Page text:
The book is full of fascinating anecdotes, but the one that will forever stay in my mind is of Colonel Wong passing through the frozen wastes of North Korea at the height of winter and being surprised by the site of dozens and then hundreds of snowmen scattered across the land; until his North Korean driver tells him that these are Chinese coolies and soldiers who froze to death in the arctic cold and have been covered by snow. The other is his description of the last days of the great Marshal Peng Dehuai. Marshal Peng, a straight shooting peasant revolutionary, made the fatal mistake of questioning Mao’s actions during the Great Leap Forward. For this, he was removed from his posts, arrested and then repeatedly beaten in the course of 130 brutal interrogations until he died under torture after many years of imprisonment.
The other notable point in the book is that even when completely down and out, and certainly as soon as they were even a little bit back on their feet, the North Koreans deferred to no one. Even though it was the Chinese who were doing almost all the fighting at that point, the North Koreans insisted on maintaining appearances (the Chinese as their guests, the North Koreans as the primary actors in the war) and today the gigantic Korean war museum in Pyongyang has only one picture showing Chinese volunteers crossing the Yalu, everything else is Korean.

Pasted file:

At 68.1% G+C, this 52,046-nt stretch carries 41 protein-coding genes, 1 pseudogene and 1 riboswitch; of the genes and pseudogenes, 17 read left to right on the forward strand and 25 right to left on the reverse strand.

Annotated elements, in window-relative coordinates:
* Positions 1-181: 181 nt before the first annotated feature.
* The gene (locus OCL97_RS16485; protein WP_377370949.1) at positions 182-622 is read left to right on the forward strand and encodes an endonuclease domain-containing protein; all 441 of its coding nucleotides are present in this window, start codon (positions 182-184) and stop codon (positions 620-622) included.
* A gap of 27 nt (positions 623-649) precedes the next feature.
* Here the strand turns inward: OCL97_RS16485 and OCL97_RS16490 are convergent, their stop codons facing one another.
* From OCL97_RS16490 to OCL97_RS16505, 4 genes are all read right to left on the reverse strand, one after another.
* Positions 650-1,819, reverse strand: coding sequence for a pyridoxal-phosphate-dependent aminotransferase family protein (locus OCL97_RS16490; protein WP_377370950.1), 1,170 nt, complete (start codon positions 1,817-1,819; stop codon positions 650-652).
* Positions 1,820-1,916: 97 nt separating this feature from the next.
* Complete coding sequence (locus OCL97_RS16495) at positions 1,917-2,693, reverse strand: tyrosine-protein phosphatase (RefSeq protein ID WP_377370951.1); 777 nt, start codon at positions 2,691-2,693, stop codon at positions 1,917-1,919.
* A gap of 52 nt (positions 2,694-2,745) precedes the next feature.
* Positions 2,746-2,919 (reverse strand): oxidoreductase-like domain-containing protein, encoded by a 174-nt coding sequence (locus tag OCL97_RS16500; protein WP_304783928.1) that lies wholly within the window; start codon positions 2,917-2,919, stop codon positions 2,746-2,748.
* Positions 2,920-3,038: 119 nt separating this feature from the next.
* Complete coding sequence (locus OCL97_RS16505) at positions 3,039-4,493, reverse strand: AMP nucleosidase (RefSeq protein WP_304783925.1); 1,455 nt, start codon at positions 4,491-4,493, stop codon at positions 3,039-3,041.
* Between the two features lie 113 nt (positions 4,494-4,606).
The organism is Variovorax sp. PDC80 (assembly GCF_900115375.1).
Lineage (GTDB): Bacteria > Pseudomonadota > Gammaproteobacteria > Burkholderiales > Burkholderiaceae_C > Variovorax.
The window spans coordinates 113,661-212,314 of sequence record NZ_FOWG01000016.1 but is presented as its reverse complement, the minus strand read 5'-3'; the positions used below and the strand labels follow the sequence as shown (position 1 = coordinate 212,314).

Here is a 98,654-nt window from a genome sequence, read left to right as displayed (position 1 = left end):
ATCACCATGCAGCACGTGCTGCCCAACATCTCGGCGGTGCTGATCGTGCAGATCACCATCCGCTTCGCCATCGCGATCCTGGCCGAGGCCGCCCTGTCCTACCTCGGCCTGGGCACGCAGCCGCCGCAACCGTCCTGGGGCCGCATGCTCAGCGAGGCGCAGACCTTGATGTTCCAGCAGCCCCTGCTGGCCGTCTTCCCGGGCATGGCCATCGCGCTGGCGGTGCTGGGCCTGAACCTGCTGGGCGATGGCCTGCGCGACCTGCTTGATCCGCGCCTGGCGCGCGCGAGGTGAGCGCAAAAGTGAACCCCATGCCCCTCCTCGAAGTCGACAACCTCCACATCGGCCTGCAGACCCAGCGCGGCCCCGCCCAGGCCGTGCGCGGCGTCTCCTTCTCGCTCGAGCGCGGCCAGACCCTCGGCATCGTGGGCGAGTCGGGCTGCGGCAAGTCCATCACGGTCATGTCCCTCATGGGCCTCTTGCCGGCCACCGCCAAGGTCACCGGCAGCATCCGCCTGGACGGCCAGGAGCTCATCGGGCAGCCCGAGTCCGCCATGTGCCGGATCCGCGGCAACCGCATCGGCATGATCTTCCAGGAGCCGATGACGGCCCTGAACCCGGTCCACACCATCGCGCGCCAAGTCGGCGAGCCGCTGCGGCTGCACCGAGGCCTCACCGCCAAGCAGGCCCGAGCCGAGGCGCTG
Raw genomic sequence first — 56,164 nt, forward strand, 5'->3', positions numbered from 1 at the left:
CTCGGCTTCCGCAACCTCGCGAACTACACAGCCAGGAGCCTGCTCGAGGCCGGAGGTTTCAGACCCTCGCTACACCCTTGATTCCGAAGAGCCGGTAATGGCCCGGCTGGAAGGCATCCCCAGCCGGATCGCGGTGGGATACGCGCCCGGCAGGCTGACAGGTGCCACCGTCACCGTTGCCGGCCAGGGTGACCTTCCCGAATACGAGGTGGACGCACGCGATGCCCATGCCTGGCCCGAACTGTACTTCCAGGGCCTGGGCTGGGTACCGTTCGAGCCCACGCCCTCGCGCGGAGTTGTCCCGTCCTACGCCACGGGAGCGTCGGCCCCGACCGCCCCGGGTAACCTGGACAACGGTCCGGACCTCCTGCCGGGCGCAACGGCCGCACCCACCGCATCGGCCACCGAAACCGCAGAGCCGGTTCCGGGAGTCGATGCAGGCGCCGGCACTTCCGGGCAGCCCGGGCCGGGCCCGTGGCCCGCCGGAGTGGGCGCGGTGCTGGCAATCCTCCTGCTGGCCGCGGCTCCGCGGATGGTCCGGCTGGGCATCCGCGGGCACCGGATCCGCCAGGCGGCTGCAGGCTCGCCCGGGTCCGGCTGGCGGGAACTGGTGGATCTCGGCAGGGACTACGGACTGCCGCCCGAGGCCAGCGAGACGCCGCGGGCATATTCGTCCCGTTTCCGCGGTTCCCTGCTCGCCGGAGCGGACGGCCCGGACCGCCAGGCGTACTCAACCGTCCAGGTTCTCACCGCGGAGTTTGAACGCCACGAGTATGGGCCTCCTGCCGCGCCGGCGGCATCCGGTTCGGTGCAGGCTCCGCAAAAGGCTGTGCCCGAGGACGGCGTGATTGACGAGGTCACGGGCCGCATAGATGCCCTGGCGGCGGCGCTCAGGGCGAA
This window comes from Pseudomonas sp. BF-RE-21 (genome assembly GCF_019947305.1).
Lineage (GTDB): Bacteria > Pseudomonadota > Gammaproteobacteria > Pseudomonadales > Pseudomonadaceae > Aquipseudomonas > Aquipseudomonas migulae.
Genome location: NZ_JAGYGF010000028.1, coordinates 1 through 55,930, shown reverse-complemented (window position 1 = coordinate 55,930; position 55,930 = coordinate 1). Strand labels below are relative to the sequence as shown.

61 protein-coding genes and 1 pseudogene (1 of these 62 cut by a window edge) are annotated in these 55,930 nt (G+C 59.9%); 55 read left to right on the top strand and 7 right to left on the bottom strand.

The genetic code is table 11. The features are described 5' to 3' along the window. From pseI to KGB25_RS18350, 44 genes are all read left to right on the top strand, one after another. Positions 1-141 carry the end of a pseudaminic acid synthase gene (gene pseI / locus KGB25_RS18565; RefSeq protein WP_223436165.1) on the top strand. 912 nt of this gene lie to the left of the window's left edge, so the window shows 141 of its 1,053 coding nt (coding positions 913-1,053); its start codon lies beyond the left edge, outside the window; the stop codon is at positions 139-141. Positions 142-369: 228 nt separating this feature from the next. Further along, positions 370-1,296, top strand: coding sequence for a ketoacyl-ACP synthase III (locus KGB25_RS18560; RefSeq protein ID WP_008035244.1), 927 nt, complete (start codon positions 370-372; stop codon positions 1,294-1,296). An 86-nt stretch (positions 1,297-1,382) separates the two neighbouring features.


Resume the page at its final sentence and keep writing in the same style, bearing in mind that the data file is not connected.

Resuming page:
Spurr has the war correspondents disdain for the senior brass of his own army and has a special dislike for MacArthur, so he may be a little unfair when it comes to the supreme commander, but overall this is a fair and balanced book and one that fills a real gap in histories of the Korean war. In a way, Spurr was lucky he got into China to research this when the Chinese were repudiating the Cultural revolution and Maoism and his interlocutors were able to talk to him relatively freely. That degree of openness may not be possible now. It is possible that other researchers have dug up material that was not available to Spurr when he wrote this book in the 1980s, but I am not aware of another (English language) book that presents the Chinese side in this manner. Definitely worth reading.